By Deborah Goonan, Independent American Communities
In Illinois, the recent Appellate Court decision in Boucher v. 111 East Chestnut Condominium Association now stands firm. The Defendant’s appeal to the State Supreme Court was officially denied on September 26, 2018.
As explained in previous posts here on IAC, the Boucher case has significance for Free Speech and Due Process rights of residents in association-governed communities.
The implications, going forward, are that leaders of homeowners, condominium, and housing cooperative associations must recognize that residents have the right to criticize board members, management agents, and maintenance staff of their communities.
No longer can the association’s subjective rules against “obnoxious” speech or behavior be used to retaliate against the outspoken owner or resident who dares to complain about services (or lack thereof) provided by the HOA.
To be clear: Free Speech rights are not unlimited — the Appellate Court Opinion does not prevent an association from taking legal action against a member or resident who makes direct threats, or who spreads false statements about a board member or staff.
But association rules and regulations cannot be used to silence opponents of the board or management.
Although this case took place in Illinois, it is likely to be cited as precedent in similar cases from other states in the U.S.
Someone better tell California attorneys from the Community Associations Institute. An October 2018 legal forum is addressing free speech rights of association-governed, common interest communities. The session is entitled “Land of the Free? Not if you live in a community association?” I wonder what kind of ‘solutions’ will be offered to limit free speech?
In addition, when the association presents a citation of rules and covenant violation to one of its members or residents, it must be backed up by a formal written complaint from the accuser(s). A member has the legal right to see and hear evidence of complaints filed by board members, management, staff, or neighbors.
The member also has the right to review any evidence of alleged violations prior to attending a hearing with the rules committee, architectural committee, or the board. The board cannot use anonymous complaints or “so-and-so-said” statements to justify its right to impose penalties, including monetary fines.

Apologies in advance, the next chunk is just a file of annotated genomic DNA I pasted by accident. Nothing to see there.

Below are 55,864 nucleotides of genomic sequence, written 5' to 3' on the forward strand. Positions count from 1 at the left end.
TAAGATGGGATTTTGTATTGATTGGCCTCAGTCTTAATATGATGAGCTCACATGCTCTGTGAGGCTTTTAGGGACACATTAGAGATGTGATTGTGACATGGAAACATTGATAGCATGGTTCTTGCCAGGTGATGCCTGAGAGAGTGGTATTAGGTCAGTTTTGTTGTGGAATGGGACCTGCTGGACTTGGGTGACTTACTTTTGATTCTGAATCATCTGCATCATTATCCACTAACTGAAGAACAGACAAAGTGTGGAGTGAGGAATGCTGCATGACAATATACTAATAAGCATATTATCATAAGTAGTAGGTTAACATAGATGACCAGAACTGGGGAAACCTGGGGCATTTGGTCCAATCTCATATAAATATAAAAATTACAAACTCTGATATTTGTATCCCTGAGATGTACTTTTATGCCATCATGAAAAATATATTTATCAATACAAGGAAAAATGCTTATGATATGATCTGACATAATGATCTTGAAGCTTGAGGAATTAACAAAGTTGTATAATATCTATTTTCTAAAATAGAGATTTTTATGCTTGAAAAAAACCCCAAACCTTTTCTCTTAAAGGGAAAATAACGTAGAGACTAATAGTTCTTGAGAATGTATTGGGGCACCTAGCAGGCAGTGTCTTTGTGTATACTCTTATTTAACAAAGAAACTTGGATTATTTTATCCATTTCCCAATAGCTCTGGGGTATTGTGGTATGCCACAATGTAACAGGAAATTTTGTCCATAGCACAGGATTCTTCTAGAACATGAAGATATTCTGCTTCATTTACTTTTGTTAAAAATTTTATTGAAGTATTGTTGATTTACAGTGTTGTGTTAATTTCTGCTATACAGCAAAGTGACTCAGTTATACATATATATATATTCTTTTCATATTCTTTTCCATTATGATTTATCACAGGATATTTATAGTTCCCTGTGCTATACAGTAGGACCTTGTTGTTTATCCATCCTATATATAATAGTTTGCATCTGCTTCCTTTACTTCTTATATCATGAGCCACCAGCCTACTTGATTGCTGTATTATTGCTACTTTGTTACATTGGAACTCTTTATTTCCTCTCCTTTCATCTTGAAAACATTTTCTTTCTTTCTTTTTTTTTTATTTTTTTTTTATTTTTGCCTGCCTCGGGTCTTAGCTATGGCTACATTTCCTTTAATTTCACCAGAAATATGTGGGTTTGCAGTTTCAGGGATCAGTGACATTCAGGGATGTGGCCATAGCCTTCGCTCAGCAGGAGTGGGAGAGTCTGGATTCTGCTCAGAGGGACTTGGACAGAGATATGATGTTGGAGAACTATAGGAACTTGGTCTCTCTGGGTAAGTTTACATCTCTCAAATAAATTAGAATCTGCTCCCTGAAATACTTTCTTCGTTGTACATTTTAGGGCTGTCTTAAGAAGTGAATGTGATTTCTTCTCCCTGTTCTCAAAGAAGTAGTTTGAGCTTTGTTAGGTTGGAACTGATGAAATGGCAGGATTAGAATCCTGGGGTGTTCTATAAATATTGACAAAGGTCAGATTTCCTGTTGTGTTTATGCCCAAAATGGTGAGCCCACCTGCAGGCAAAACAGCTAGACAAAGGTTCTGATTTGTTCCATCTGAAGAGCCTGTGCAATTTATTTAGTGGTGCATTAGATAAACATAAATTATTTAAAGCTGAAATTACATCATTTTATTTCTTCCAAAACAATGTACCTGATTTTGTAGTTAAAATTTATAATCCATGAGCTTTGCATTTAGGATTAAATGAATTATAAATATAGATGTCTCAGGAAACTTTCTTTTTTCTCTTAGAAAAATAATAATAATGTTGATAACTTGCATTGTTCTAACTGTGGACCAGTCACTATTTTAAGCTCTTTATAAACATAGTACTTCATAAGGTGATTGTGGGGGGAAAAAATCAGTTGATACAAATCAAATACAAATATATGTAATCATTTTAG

Based upon actual, documented complaints, the owner or resident will have the opportunity to defend his or her actions, or to refute the violation altogether.
This basic level of due process procedure may seem like common sense, but, as Boucher v. 11 East Chestnut proves, sometimes condo, co-op, and HOA boards lack common sense.
However, a volunteer-led association should be able to rely upon good advice from its legal counsel. In this case, legal counsel provided what turned out to be bad advice, when she prevented condo owner Michael Boucher from obtaining a copy of the recording of his own disciplinary hearing with the condo association.
It should be noted that the condo association’s law firm (Kovin, Shifrin, and Nesbit) is already recommending that its client condo boards avoid recording executive sessions, and that minutes should be bare bones. So much for transparency. The knee-jerk reaction of HOA industry attorneys is to prevent their board clients from documenting anything that might be used against them in a future civil legal proceeding.
As U.S. courts continue the trend of supporting the Constitutional rights and freedoms of owners and residents of association-governed communities, trade group CAI will need to adjust its political stance accordingly.
Fair warning: Real estate and community association trade groups have been known to craft new legislation, or amend existing statute, in order to provide exceptions or loopholes to transparency, free speech, and due process.
Homeowner and shareholder members of associations, as well as housing consumer rights advocates, must see to it that industry trade groups do not attempt to undo case law or undermine individual rights. At the same time, state advocacy groups should consider amending their state’s laws — as Illinois did — to explicitly state that no private governance entity (association-governed community) can enact or enforce CC&Rs or rules that abridge First Amendment or due process rights of its owners or residents.
Illinois Supreme Court rejects defendant’s petition for leave to appeal in Michael Boucher, respondent, v. 111 East Chestnut Condominium Association, Inc., etc., et al., petitioners.
(See item 123807 on page 37.)
Illinois 765 ILCS 605/1 18.4 h
no rule or regulation may impair any rights guaranteed by the First Amendment to the Constitution of the United States or Section 4 of Article I of the Illinois Constitution including, but not limited to, the free exercise of religion, nor may any rules or regulations conflict with the provisions of this Act or the condominium instruments. No rule or regulation shall prohibit any reasonable accommodation for religious practices, including the attachment of religiously mandated objects to the front-door area of a condominium unit.